In Years Past

In 1913, William Stearns of Fredonia, Republican candidate for district attorney, in a long distance telephone call to The Journal in Jamestown stated that his attention was called to a statement published in the Jamestown Post, purporting to quote Rev. Charles T. Shaw of the Jamestown Presbyterian Church. Shaw was said to have stated that Stearns was representing the saloon interests and that if this was true, “we ought to know it and see that he stays at home.” “I wish to say,” said Stearns, “that I want to deny that charge in as emphatic words as the English language will permit. I have no cases in my office now in which any liquor interest or any license question is involved and I have accepted no retainers from anyone connected with these interest.”

The Erie United soccer football team defeated the team of Jamestown Lodge, Loyal Order of Moose, on the Moose grounds at Celoron, Sunday afternoon by the close score of 2 to 1. The game was without a doubt one of the best ever staged in this city and the large crowd of spectators on hand was highly pleased in spite of the result. During the first 40-minute half the visitors had the best of the argument, keeping the ball for the most part in the local team’s territory. Erie’s first tally came in about a minute of play, the local team’s goalkeeper misjudging an easy shot and allowing the ball to slip past him. With a 2-0 score against them, the local team reversed the order of things in the second half, outplaying their Erie opponents in every department.

In 1938, a talk on the early economic life in Chautauqua County was the topic of Arthur W. Anderson before the Lyceum on Tuesday afternoon. Anderson told of the work of the first pioneers who settled in the vast pine forest which surrounded what was to become Jamestown. The forest provided the settlers with jobs such as the making of a substance called black sauce, the ash of burned trees which had been hardened. This substance was taken to the nearest ashery, located in Ashville, where the ash was prepared for shipment, later to be made into pearl ash. Ashville was named for the ashery which was located there.

Henry Rheybergen, member of the Clymer town board and farmer residing near the village of Clymer, who had admitted that he shot at cars of young people with a shotgun on Halloween night when they drove through his driveway, called The Journal this day and stated that he had agreed to make restitution for damage done to the cars. Rheybergen pointed out that he had been disturbed at damage done to his property on Halloween night and further that the young people were in cars trespassing in driving through his driveway to turn around. He added that he intended to shoot at the tires of the cars. A shot from his gun, however, shattered the back window of one car. The occupants escaped, unhurt. Another shot went through the back seat cushion of another car in which three girls were sitting. They were also uninjured.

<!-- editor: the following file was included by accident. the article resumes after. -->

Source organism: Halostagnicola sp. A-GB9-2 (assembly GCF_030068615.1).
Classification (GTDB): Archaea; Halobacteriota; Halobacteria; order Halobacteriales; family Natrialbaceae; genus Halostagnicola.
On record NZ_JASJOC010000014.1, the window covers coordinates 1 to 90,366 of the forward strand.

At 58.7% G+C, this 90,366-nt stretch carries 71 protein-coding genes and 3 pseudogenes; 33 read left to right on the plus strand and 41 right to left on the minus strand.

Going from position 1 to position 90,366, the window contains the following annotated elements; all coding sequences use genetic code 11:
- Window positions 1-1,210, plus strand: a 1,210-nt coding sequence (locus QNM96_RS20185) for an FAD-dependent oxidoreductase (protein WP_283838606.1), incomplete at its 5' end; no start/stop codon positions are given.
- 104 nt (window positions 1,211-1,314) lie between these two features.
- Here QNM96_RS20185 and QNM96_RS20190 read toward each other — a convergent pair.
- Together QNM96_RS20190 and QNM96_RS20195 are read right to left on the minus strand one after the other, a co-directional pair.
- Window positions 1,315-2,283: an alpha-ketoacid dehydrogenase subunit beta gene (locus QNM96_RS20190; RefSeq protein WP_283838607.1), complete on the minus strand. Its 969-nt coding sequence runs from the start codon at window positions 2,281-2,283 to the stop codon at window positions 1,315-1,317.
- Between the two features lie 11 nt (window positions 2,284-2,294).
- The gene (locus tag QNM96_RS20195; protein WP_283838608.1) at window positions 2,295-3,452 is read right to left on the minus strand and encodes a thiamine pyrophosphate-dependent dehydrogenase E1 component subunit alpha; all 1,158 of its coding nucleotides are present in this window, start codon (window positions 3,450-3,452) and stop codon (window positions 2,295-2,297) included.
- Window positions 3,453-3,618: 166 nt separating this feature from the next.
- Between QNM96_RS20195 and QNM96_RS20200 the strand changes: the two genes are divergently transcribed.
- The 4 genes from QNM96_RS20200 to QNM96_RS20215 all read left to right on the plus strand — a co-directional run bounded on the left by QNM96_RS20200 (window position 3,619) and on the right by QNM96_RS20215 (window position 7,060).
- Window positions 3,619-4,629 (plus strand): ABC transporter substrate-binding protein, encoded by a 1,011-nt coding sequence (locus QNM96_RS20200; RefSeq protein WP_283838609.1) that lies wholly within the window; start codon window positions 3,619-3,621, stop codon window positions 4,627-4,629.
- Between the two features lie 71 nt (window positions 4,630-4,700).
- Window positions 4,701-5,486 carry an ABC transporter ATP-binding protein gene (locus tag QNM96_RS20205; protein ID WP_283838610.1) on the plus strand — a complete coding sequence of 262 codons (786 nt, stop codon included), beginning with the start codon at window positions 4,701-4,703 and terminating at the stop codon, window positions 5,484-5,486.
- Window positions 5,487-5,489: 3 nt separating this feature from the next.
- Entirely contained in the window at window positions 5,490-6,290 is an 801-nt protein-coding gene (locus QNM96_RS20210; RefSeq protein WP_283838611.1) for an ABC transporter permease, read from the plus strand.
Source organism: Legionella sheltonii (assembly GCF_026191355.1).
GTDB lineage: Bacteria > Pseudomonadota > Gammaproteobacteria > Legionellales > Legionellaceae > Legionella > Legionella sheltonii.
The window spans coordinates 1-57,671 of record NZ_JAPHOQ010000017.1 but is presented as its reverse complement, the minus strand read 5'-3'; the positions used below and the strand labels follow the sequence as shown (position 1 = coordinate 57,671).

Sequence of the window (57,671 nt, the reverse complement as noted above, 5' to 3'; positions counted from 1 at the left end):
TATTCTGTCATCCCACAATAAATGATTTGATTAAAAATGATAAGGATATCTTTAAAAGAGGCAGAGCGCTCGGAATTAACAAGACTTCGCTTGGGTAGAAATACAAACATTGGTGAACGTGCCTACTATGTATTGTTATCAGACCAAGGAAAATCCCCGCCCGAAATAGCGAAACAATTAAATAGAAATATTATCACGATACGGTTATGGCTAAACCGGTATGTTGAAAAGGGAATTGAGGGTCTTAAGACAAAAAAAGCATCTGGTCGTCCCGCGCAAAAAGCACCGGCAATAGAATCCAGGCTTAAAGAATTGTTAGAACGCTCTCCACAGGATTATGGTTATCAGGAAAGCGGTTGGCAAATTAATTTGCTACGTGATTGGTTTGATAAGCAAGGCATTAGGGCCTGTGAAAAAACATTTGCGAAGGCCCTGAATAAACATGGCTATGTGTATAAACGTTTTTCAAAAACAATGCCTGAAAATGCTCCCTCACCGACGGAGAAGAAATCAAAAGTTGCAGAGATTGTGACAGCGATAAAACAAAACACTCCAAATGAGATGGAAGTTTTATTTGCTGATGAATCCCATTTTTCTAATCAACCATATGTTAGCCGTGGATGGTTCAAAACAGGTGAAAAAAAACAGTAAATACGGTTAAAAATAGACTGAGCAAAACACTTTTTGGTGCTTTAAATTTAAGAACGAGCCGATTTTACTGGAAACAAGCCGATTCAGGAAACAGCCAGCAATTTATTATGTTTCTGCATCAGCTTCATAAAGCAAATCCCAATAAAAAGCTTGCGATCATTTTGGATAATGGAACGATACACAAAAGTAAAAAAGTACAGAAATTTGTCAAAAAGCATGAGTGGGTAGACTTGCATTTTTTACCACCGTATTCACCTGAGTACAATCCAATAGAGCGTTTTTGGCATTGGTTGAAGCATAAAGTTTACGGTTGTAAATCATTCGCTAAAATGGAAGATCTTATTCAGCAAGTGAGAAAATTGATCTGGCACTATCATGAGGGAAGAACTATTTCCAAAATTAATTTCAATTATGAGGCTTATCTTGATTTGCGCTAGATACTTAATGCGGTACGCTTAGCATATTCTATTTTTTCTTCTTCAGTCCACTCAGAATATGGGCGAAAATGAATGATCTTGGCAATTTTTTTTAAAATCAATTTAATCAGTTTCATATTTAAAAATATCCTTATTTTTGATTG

In 1988, work was underway for a 700-bed state prison in Brocton. The official groundbreaking ceremony for the Lakeview Correctional Facility, to be located on Lake Avenue in Portland, took place the previous day. Charles Loveland, the Industrial Development Agency correctional facility project chairman, said, “I had a vision and I believed in that vision and through your help it is coming true.” He said the prison was better than an industry for the community because it operated 24 hours a day and would not close down and move south in 10 years.

Ellicott Town Supervisor Frances C. Morgan defended her proposal for a 141 percent pay hike for herself and a 51 percent pay hike for the board in front of a crowded room at the past night’s board meeting. In the budget discussion, Morgan had asked for a salary increase which would pay her $19,000 for her duties as town supervisor. The yearly rate was currently $7,875. Former Town Board candidate Norman Green actively opposed the raise. “This is public service. Nobody, other than members of your own party, begged you to run … This job should be considered the same as a Boy Scout or Girl Scout leader,” Green told the board.